Life and a Coffin
Russian president (for life?) Vladimir Putin, perhaps unknowingly, is putting a final nail in the coffin of the performer (artist is too strong a word) formerly known as the Soviet Union.
1. By acquiring an economic basket case, Crimea -- and perhaps planning to annex, in one form or another -- economically depressed/inefficient areas of eastern Ukraine, Vladimir Vladimirovich, child of the Cold War, is putting additional stress on an unproductive Russian economy that has not yet recovered from 70 years of communism. All this after billions of dollars wasted for the Sochi Olympics.
2. Arguably, the Russian president (supposedly in charge of a now regional power), has made the leadership circles of former Soviet republics even more cautious than ever about joining Putin's efforts to "remake" the USSR under a more "CCCP klean" form. Basically, these intolerant, corrupt hacks (in Belarus, Kazhakstan) fear they would lose their power/kickbacks, just as Yanukovych did. So, in trying to go back to the KGB USSR -- when Order (on the surface) reigned -- Putin is unwillingly contributing to its final dissolution.
3. Western investors in Ukraine -- who today, I speculate, have no choice but to consider the country as unitary in order to deal with its government which, no matter how corrupt, they must cooperate with (bribe) to get things done -- would quickly lose interest in Russian-held places like Donetsk and Kharkov, Detroits of the former Soviet Empire.
Savvy profit-oriented Poles and Scandinavians -- who, unlike the EU chinovniki, have real economic/historical interests (rather than bureaucratic ones) -- in an entity so close to their borders, would put more of their money in western Ukraine, which is more adaptable to the 21st-century economy than an eastern economic rust belt under Russian influence. So eastern Ukraine would, economically, lose out, as no way the Russian state has the resources significantly to invest in that part of its "space."
In 2005 I wrote a widely ignored -- doubtless, rightly ignored -- piece suggesting that the redrawing of the map in areas designated as Ukraine should not be considered an abyss (if I can paraphrase Nietzche) into which involved parties dare not gaze, for fear it would (perhaps) gaze back at them (which it is doing right now).
This article was based on my down-to-earth experiences in Ukraine in 93-95 as a U.S. diplomat (granted, in a frivolous State Department "cone," public diplomacy), when I was struck by the political and territorial fragility of the entity, essentially at that time a geographical expression created over a few decades by the Soviets (think of "Ukrainian" Crimea as an extreme example).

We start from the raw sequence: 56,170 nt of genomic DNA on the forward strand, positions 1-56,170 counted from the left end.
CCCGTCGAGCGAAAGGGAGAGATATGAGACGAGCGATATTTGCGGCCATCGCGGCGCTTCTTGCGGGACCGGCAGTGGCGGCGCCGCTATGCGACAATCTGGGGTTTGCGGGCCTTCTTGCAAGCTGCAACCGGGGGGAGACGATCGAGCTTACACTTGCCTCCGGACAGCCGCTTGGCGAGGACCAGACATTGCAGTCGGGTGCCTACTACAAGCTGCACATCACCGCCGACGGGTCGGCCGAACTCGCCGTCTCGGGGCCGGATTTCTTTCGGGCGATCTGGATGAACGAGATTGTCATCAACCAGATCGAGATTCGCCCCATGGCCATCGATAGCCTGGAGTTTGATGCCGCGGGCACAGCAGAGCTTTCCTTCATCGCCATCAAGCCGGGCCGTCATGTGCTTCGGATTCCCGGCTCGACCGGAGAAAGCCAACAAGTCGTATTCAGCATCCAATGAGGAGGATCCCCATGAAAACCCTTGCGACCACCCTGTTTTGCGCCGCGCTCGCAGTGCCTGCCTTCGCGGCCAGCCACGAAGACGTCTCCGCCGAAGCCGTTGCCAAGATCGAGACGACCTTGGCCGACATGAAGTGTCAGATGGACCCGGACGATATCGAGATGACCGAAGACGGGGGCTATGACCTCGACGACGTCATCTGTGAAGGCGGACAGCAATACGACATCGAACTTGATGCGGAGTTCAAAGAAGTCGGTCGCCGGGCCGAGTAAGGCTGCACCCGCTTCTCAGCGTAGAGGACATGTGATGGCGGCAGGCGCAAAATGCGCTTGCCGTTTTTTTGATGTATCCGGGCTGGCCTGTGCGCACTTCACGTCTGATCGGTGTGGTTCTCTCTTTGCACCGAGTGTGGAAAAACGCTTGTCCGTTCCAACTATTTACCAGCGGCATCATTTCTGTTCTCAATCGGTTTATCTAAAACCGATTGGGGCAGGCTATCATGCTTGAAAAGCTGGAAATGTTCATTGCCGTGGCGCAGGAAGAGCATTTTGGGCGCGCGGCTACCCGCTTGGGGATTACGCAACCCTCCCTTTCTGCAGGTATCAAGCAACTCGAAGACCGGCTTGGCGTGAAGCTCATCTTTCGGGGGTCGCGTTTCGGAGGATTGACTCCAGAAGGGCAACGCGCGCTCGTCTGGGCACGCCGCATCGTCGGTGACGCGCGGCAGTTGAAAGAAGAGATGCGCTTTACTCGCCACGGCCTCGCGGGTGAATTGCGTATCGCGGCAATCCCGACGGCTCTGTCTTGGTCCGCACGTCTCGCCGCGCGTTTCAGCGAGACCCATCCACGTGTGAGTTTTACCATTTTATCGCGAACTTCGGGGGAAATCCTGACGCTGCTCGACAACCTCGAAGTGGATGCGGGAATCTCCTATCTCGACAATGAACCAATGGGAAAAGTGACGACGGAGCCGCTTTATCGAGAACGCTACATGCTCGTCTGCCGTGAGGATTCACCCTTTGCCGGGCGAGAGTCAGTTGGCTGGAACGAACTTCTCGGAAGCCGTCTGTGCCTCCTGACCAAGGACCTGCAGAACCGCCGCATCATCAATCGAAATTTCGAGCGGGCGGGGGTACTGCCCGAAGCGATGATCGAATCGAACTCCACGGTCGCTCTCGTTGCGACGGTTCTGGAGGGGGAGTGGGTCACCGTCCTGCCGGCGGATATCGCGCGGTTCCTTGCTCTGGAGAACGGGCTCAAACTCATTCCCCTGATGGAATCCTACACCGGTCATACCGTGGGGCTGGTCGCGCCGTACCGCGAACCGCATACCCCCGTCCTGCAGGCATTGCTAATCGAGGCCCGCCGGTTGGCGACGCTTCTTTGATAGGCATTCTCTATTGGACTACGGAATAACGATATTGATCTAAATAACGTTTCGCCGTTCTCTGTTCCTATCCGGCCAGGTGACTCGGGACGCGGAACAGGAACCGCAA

Indeed, I thought that, had it not been for the bloodbath in the Balkans in the 90s -- an experience neither the Ukrainian nor Russian governments wanted to follow -- the country could have been torn asunder by regional/intra-regional conflict. I served in Belgrade (95-97) after Kiev. (My favorite graffito from a Belgrade wall: "Separatists of the World, Unite").
In the above-mentioned article I noted the peaceful Czechoslovak divorce sympathetically (I served in Prague 83-85). However, I understand that now, from accounts of Ukraine 20 years after I had the privilege to serve there, younger people in that part of Europe/Eurasia feel "Ukrainian."
But is Ukraine as currently configured a way to the population of this geographical space's better future? I still ask the question, because -- I know it sounds corny -- I respect the intelligence, toughness, creativity, and humor in adversity, of the exceptional people in that part of the world. Who has not heard of that great Ukrainian-born writer, Gogol, who belongs in the pantheon of world literature? And where other than Ukraine was the Pennsylvania family of Jack Palance (born Volodymyr Jack Palahniuk; February 18, 1919 - November 10, 2006) from?
I'll never forget the bitter joke I heard in Ukraine by the mid-90s, in reference to Western (U.S.) aid, still applicable today (some 15 billion EU dollars from will not "save" Ukraine.)
In Ukraine, we got shock but not therapy.
Consider this: Even from a strictly "amoral" realpolitik NATO perspective, if "Russian" Ukraine were to be "liberated" by Russia sooner, rather than later, ordinary citizens in these closer-to-Asia areas, like East Germany during the Cold War, would see how much better life has become in western Ukraine (as it is, already, arguably, now).
Such a "the West is best" situation would be caused, in part, by real, no-nonsense business investments from Poland and Scandinavia not hampered by a central Ukrainian "government" (let's not forget that "under Varangian [Viking] rule, the city [Kiev] became a capital of the Kievan Rus', the first East Slavic state," and that parts of western Ukraine -- Galicia -- were under Polish rule for many years starting in the 14th century).
In other words, even from the most cynical Cold-War, money-is-money, dog-eat-dog capitalism-is-capitalism perspective, a redrawn Ukraine would be far more in the West's, rather than strictly "Russian," "ethnic" interest. Franz Joseph would be delighted that his Austro-Hungarian Empire, destroyed by World War I, and of which sections of western Ukraine were a part, had been restored to some extent by the current Russian Tsar.
Funny how a khitri (clever?) ("For me personally, the Russian word I find hardest to translate is хитрый [khitri]") ex-KGB officer, a child of the Cold War who spied in East Germany, can't seem to figure that out.